High blood pressure in women

| December 20, 2015

Hypertension affects a large number of men and women. In fact, it is estimated that one in five adults will develop a problem with high blood pressure at any point in their lives. While this means that almost everyone is at risk for hypertension, there are people who are at increased risk. To search for a suitable treatment for high blood pressure, not only urged to examine the risks, but the most common symptoms as well. This can make treatment not only possible but more effective.

Perhaps it is best to first examine the risks associated with high blood pressure. Risks associated with hypertension are important. Although a large number of people developing high blood pressure, even if they do not meet any of the risk factors, most will. These risk factors also commonly referred to as causes of high blood pressure as can include excessive salt intake, obesity, diabetes, and excessive alcohol consumption, often for prolonged periods of time. If any of the risks mentioned above apply to you, you may want to schedule regular checks with your primary care doctor.

As mentioned above, there are a number of symptoms of hypertension. These symptoms can include any of the above mentioned risk factors such as obesity, diabetes, and pain. These are common signs of high blood pressure that may be able to detect on their own; However, the best way to receive a diagnosis of high blood pressure is by your healthcare provider. This is because another sign of hypertension is an abnormal blood pressure.

Although you might want to schedule an appointment with your doctor for a blood pressure reading, you may not necessarily have, especially if you have regular checkups. Before most appointments, doctors or their assistants will perform one of a small number of medical checks. These controls typically include temperature, weight and blood pressure. This means that if you have hypertension, your doctor will be able to make note of it immediately. If your blood pressure reading higher than 140/90, it will be classified as having hypertension. If your reading is high, but not enough to be classified as having high blood pressure, could be diagnosed with pre-hypertensive blood pressure.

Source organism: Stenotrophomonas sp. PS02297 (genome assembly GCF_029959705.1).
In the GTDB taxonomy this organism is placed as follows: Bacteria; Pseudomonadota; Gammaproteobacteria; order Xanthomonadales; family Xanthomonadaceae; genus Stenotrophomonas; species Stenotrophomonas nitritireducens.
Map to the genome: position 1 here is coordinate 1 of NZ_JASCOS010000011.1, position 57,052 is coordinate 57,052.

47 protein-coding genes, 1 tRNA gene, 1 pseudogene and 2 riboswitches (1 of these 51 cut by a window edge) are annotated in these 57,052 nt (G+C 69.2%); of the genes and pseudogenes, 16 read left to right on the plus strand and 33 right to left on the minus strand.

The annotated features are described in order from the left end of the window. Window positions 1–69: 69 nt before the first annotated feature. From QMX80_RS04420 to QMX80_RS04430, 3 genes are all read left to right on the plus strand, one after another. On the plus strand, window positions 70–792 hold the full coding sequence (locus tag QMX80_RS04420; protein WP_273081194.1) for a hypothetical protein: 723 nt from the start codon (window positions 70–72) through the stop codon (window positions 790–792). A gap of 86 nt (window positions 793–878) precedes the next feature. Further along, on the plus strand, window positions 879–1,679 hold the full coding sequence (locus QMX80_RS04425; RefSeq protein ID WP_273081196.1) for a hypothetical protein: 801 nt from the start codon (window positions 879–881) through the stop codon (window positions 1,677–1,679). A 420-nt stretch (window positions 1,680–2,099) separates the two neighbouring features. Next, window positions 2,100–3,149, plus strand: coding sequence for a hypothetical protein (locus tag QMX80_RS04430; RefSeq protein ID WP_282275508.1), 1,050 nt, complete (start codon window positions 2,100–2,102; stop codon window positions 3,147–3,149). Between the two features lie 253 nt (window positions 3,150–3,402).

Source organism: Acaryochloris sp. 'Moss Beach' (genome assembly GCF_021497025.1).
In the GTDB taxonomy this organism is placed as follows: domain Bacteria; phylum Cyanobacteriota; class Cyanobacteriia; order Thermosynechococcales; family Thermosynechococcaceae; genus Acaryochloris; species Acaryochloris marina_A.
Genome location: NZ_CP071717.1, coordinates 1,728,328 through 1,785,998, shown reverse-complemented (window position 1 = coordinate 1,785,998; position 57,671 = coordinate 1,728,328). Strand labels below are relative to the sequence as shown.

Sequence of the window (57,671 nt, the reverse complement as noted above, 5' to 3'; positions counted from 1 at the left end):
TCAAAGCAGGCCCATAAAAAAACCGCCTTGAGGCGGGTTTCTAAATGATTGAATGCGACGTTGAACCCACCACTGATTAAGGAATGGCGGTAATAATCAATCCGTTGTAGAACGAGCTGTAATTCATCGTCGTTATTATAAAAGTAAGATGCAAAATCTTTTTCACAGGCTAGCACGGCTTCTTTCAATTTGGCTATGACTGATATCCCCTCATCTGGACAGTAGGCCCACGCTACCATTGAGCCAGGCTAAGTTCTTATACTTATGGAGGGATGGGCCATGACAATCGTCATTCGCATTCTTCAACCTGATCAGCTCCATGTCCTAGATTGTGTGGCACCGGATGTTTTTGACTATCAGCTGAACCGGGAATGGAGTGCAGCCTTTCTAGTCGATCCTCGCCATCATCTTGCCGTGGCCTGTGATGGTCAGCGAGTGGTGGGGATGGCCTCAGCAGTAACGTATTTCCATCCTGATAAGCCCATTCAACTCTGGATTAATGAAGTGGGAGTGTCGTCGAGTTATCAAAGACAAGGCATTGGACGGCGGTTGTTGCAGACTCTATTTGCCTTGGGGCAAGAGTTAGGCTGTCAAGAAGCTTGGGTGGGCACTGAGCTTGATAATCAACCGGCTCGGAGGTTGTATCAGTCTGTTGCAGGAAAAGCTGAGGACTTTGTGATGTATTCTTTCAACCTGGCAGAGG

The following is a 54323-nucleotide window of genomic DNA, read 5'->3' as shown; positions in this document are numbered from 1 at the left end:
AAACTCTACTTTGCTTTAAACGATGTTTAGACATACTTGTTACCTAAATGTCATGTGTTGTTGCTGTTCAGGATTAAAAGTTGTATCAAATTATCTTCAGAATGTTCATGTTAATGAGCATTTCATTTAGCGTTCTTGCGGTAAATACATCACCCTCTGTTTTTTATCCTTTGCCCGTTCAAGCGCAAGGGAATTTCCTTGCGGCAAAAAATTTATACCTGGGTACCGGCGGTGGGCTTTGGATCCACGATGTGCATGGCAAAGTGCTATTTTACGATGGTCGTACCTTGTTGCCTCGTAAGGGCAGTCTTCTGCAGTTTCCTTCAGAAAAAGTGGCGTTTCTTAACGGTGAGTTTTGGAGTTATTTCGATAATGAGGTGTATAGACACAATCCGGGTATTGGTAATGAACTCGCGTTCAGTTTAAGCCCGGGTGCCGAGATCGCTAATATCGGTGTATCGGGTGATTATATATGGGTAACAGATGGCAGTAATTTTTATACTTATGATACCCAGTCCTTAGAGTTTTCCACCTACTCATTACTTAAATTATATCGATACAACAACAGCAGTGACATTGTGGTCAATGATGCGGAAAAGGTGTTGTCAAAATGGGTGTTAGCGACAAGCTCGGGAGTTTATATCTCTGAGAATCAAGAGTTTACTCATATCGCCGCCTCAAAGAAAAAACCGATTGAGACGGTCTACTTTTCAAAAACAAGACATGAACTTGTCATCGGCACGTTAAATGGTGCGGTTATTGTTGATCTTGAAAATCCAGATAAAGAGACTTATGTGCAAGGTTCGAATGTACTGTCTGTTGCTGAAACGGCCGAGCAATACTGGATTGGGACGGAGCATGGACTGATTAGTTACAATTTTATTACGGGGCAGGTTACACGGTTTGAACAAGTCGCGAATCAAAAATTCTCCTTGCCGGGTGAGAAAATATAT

Pre-hypertensive blood pressure often leads to hypertension; however, it does not always. If your doctor determines that the rate of blood pressure is high, even if it may not be enough to cause concern at this time, he or she would like to work with you to reduce your reading. As mentioned above, the common causes of high blood pressure include salt intake and obesity. To reduce blood pressure, you may be asked to change eating habits and exercise. Several times, these changes simply involve limiting the amount of salt you eat food and establish a daily schedule of exercise.

Although a positive change in eating habits and exercise may be sufficient for most patients is not always enough for everyone. If blood pressure remains unchanged or at a high rate, medication may be prescribed. Several times when additional health issues are a concern, medication may be prescribed immediately, even before giving the alternative a chance to work on their own. These drugs, if taken as prescribed, should be effectively able to reduce blood pressure.

If you have been officially diagnosed as having hypertension, also commonly referred to as hypertension or pre-hypertension, it is important to follow your doctor's advice and recommendations. High blood pressure is a serious health risk that may pose other problems. For this reason, your health can be closely monitored. This monitoring may involve regular office visit or use of at-home blood pressure monitoring equipment.

Category: Healthcare Basics

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